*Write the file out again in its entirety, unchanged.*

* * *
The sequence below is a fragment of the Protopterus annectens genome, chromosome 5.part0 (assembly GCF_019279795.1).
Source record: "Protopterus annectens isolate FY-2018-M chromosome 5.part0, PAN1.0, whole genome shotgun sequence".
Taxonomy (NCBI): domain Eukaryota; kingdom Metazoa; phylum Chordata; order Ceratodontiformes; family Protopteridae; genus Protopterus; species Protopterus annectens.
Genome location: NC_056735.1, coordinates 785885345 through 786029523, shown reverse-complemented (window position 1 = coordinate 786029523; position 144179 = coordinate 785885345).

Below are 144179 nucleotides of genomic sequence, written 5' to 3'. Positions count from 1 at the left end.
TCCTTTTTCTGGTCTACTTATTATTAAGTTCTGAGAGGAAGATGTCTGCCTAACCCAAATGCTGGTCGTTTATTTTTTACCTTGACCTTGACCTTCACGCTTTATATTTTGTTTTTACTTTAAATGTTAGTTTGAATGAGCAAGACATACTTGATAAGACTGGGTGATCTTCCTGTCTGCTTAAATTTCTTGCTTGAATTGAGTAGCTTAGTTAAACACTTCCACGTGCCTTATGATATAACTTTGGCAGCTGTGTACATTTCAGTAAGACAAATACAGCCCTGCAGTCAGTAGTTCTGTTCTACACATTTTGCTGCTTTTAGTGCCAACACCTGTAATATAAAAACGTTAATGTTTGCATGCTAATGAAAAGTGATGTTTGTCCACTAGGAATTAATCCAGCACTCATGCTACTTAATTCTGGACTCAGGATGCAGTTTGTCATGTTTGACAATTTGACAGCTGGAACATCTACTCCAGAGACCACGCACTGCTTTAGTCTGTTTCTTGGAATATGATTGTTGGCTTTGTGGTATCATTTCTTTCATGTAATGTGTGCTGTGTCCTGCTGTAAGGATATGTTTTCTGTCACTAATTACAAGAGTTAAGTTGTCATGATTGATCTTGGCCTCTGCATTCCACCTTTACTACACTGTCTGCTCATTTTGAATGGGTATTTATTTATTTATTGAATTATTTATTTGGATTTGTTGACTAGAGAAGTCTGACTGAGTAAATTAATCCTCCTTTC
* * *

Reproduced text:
The sequence below is a fragment of the Protopterus annectens genome, chromosome 5.part0 (assembly GCF_019279795.1).
Source record: "Protopterus annectens isolate FY-2018-M chromosome 5.part0, PAN1.0, whole genome shotgun sequence".
Taxonomy (NCBI): domain Eukaryota; kingdom Metazoa; phylum Chordata; order Ceratodontiformes; family Protopteridae; genus Protopterus; species Protopterus annectens.
Genome location: NC_056735.1, coordinates 785885345 through 786029523, shown reverse-complemented (window position 1 = coordinate 786029523; position 144179 = coordinate 785885345).

Below are 144179 nucleotides of genomic sequence, written 5' to 3'. Positions count from 1 at the left end.
TCCTTTTTCTGGTCTACTTATTATTAAGTTCTGAGAGGAAGATGTCTGCCTAACCCAAATGCTGGTCGTTTATTTTTTACCTTGACCTTGACCTTCACGCTTTATATTTTGTTTTTACTTTAAATGTTAGTTTGAATGAGCAAGACATACTTGATAAGACTGGGTGATCTTCCTGTCTGCTTAAATTTCTTGCTTGAATTGAGTAGCTTAGTTAAACACTTCCACGTGCCTTATGATATAACTTTGGCAGCTGTGTACATTTCAGTAAGACAAATACAGCCCTGCAGTCAGTAGTTCTGTTCTACACATTTTGCTGCTTTTAGTGCCAACACCTGTAATATAAAAACGTTAATGTTTGCATGCTAATGAAAAGTGATGTTTGTCCACTAGGAATTAATCCAGCACTCATGCTACTTAATTCTGGACTCAGGATGCAGTTTGTCATGTTTGACAATTTGACAGCTGGAACATCTACTCCAGAGACCACGCACTGCTTTAGTCTGTTTCTTGGAATATGATTGTTGGCTTTGTGGTATCATTTCTTTCATGTAATGTGTGCTGTGTCCTGCTGTAAGGATATGTTTTCTGTCACTAATTACAAGAGTTAAGTTGTCATGATTGATCTTGGCCTCTGCATTCCACCTTTACTACACTGTCTGCTCATTTTGAATGGGTATTTATTTATTTATTGAATTATTTATTTGGATTTGTTGACTAGAGAAGTCTGACTGAGTAAATTAATCCTCCTTTC